Session 2.4 Sea–surface temperature and tropical cyclones: Breaking the paradigm

Monday, 20 June 2005: 2:15 PM
North & Center Ballroom (Hilton DeSoto)
Patrick J. Michaels, Univ. of Virginia, Charlottesville, VA and Cato Institute, Washington, DC; and P. C. Knappenberger and R. E. Davis

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Computer simulations of enhanced tropical cyclones in a warmer world predict a gradually increasing frequency of powerful hurricanes. The primary reason that modeled future storms are more intense is that SSTs in the tropical cyclogenesis regions are higher in the high-CO2 scenario. However, the models ignore many factors such as changes in vertical wind shear, that act to inhibit tropical cyclone development. As such, the strength of the modeled storms more closely reflects “potential intensity,” that is, the theoretical maximum intensity that a tropical system may obtain absent influences other than SST and large-scale atmospheric temperature and moisture conditions. It is not the potential intensity, but the actual intensity that a storm attains that is relevant to the community of individuals who are impacted by tropical weather systems, and thus it is instructive to examine actual storm behavior under real-world conditions.

The relationship between observed SST and hurricanes is much weaker than in the models. Our hurricane data is National Hurricane Center's “Atlantic Tracks File” containing the 6-hourly (0000, 0600, 1200, 1800 UTC) center locations (latitude and longitude in tenths of degrees) and intensities (maximum 1-minute surface wind speeds in knots and minimum central pressures in millibars) for all tropical storms and hurricanes from 1851 through 2004 in the Atlantic Basin. We related the intensities to weekly sea surface temperatures from the 1º latitude by 1º longitude gridded data set of Reynolds and Smith for the period 1982 to 2002.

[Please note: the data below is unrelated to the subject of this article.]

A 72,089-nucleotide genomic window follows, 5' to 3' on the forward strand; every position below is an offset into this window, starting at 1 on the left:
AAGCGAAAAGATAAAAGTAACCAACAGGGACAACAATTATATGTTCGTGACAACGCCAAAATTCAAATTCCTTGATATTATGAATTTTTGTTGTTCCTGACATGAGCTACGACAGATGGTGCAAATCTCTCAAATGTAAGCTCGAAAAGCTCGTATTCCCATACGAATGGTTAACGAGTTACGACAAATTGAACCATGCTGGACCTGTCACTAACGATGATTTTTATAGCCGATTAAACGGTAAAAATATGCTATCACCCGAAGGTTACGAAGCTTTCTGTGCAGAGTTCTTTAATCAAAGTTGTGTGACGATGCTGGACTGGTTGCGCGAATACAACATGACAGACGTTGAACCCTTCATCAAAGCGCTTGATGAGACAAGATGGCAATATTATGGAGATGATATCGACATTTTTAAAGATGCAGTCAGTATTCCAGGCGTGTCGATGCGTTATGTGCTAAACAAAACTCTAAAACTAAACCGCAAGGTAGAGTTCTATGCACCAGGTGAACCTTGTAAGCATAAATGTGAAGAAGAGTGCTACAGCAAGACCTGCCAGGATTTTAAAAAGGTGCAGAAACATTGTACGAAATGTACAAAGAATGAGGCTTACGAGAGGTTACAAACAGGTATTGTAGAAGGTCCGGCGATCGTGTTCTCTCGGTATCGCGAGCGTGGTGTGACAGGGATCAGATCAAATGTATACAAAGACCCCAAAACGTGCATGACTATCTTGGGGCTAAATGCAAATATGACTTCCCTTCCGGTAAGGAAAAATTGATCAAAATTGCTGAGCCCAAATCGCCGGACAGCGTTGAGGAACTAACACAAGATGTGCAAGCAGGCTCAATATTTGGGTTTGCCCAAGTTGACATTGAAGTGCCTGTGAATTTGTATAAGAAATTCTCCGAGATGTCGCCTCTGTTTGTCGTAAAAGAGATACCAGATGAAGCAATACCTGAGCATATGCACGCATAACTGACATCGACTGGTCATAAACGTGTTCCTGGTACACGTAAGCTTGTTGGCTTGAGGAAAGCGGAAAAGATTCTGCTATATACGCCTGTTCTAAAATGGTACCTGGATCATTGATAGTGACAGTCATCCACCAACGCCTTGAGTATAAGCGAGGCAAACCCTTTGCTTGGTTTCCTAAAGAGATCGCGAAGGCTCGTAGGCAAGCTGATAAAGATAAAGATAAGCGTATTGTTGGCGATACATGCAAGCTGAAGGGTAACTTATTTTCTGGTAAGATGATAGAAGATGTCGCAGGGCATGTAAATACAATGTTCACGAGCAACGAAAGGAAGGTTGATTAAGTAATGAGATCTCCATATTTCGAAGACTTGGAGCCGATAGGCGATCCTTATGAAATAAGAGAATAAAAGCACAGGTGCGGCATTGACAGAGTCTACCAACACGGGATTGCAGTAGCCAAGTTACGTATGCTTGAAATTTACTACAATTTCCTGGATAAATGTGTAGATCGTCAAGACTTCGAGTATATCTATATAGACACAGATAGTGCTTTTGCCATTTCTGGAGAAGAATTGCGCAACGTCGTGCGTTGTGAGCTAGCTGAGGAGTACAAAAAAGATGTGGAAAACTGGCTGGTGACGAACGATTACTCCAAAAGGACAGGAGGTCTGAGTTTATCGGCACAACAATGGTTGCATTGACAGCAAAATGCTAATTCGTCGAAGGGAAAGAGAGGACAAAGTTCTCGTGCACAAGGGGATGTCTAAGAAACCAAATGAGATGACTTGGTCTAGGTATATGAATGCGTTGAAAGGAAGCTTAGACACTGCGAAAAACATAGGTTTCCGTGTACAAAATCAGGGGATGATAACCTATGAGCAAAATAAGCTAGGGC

We find that the explained variance of the relationship between storm intensity and SST is almost five times lower in the observed vs. the modeled environment. While there are indications that SSTs play a role in determining the maximum intensity obtained by the strongest storms, this relationship weakens when all cyclones are considered. Furthermore, the data preliminarily indicate an optimal temperature of about 28ºC to 29ºC for the development of intense hurricanes. At temperatures either above 29ºC or below 28ºC, the frequency of strong cyclones (top winds equal to or exceeding 100kt) drops.

In addition to the weakened dependence of storm strength on SST in the real world vs. the modeled world, the real rate of carbon dioxide increase (which has been quite constant for the last three decades) is also much less than that incorporated into the climate models used to project stronger future hurricanes. When we factor in a more realistic scenario of future CO2 build-up, the prospective increases in modeled storm intensity are halved in model year 2080.

After accounting for these model shortcomings, we conclude that a detectable increase in Atlantic hurricane intensity in response to growing atmospheric greenhouse gas levels during this century is unlikely.

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